Culture of Change Advisory

Narrative #4: Attending to Resident

Theme: “A True Reflection of My Encounter with an Attending” written by a resident
Location: In the SICU (Surgical Intensive Care Unit)

 

A CA-2 resident rotating on SICU vividly recalls his encounter with an attending. A new admission of a very sick – complicated patient with a rare disease that hits close to home presented to the SICU. The resident's family member was just recently diagnosed with the same disease. Initially shocked by the coincidence, the resident struggled to maintain professional boundaries with the new patient and the patient's family during the admission process. Nonetheless, the resident felt progressively overwhelmed throughout the day encountering this patient with so many complications that felt real, and briefly stepped off the floor to decompress. He then reached out to one of the SICU-anesthesia attending physicians who was off-duty from the unit, but in the hospital. Within a short time, the resident and attending were able to sit down together and talk. 

 

Wiping away tears, the resident explained how sad he was about his family member's illness. It was heartbreaking to see the acuity of this new patient's condition - it feels like a foreshadowing of what would happen to his family member. The attending listened patiently and empathetically. She knew the daily grind of the SICU was stressful, regardless of the type of admissions that come in, let alone one like this. After speaking with the resident, the attending tried to transfer the new patient to the other SICU team (Gold) but was unsuccessful due to a bed shortage. After consulting the SICU attending on duty, she told the resident to take some time off that afternoon from the SICU, take a break – get coffee, take a walk – and return only when he felt better. Regardless, the resident felt relieved after speaking with the attending and knew there was always someone in the department who truly cared, and that he had someone he could call if the need should arise.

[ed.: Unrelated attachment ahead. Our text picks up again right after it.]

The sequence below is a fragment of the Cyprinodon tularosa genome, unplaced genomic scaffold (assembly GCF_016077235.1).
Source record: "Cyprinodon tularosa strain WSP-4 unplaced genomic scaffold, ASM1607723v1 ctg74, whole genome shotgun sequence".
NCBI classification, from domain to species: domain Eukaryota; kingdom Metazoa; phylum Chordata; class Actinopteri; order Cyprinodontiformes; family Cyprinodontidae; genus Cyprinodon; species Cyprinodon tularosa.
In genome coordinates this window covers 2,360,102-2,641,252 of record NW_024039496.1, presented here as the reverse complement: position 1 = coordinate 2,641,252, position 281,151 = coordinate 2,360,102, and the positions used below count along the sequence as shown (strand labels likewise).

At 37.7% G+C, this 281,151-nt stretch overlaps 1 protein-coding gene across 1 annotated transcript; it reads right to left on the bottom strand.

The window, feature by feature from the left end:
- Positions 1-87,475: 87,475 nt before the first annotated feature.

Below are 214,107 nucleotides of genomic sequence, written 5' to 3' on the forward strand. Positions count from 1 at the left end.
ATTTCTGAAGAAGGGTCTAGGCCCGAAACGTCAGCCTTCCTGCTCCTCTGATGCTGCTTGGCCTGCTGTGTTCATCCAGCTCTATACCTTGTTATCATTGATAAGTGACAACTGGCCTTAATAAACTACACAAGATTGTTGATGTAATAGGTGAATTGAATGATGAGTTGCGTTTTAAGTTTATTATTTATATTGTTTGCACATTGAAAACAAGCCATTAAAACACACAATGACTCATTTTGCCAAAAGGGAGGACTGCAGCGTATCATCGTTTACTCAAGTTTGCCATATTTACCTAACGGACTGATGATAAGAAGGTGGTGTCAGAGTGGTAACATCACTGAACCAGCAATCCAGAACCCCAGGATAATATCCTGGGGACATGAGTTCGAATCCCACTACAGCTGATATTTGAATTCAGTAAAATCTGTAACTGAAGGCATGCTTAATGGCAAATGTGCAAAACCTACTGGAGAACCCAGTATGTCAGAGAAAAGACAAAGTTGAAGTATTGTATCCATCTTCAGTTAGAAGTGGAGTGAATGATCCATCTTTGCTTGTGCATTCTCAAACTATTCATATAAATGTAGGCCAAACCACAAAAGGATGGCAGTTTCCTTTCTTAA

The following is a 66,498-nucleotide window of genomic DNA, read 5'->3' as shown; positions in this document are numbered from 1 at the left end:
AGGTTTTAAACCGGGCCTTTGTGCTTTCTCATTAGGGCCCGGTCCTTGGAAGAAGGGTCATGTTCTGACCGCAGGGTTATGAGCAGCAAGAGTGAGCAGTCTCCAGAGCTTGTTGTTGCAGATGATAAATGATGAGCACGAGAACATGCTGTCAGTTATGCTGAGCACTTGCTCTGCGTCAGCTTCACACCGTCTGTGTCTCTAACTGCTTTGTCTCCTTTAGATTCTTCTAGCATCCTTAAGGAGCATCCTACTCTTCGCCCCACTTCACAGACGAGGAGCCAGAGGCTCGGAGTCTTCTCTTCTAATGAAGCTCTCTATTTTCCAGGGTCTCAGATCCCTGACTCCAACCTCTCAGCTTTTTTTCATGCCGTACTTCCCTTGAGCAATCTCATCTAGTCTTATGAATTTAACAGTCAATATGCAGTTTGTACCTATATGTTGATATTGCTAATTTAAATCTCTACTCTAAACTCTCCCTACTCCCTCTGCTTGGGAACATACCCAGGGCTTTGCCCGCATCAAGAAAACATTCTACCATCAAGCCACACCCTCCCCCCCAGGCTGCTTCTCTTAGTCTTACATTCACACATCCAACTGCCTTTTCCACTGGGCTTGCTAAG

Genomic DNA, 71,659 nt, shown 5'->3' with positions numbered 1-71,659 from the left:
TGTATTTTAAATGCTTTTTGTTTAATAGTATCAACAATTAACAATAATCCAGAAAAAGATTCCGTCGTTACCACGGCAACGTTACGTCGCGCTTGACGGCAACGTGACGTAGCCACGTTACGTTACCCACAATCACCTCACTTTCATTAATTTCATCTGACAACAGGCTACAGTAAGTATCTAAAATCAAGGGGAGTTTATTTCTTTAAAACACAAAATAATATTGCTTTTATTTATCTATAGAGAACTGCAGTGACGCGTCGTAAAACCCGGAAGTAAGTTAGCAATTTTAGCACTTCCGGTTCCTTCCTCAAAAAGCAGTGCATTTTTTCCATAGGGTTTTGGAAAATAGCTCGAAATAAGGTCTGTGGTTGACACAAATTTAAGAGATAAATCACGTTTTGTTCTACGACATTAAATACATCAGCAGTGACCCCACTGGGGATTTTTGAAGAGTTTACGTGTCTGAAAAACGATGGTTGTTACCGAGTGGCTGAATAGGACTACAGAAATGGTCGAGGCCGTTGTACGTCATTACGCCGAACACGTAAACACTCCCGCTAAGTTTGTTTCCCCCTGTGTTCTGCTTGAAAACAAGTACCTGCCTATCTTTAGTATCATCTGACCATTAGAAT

1. What was done well?
  • The resident was aware of his emotional limitations, vulnerabilities and sought help when necessary. This ultimately ensures better patient care and safety.
  • The attending was approachable and empathetic
  • The attending offered help in specific ways that were beneficial to the resident.
  • The attending tried several options to offer help and did not give up even when her initial attempt at addressing the situation failed.
  1. What went wrong? – “Behavior is inconsistent with a culture of safety”:
  • Nothing. This was a positive encounter between the resident and attending.
  1. What could have been done better? “Specific strategies to implement a culture of change”
  • The attending could utilize this opportunity to remind the resident of available resources like Employee Assistance Program (EAP) or counseling accessible via his health plan, which could address areas like “dealing with a new diagnosis” especially since this scenario might occur again during the course of the resident’s training.

Citations:

Banner: "Compassion hands" IMGArcade. Digital Image. Web. 25 Jan 2017.
Figure 1. "Simply be there" The Daily Quotes. xPand media. Digital Image. Web. 25 Jan 2017. 
Figure 2. Wright, Steve D. "Is this a sick joke!" Blog. Digital Image. 10 Jul 2012. Web. 25 Jan 2017.


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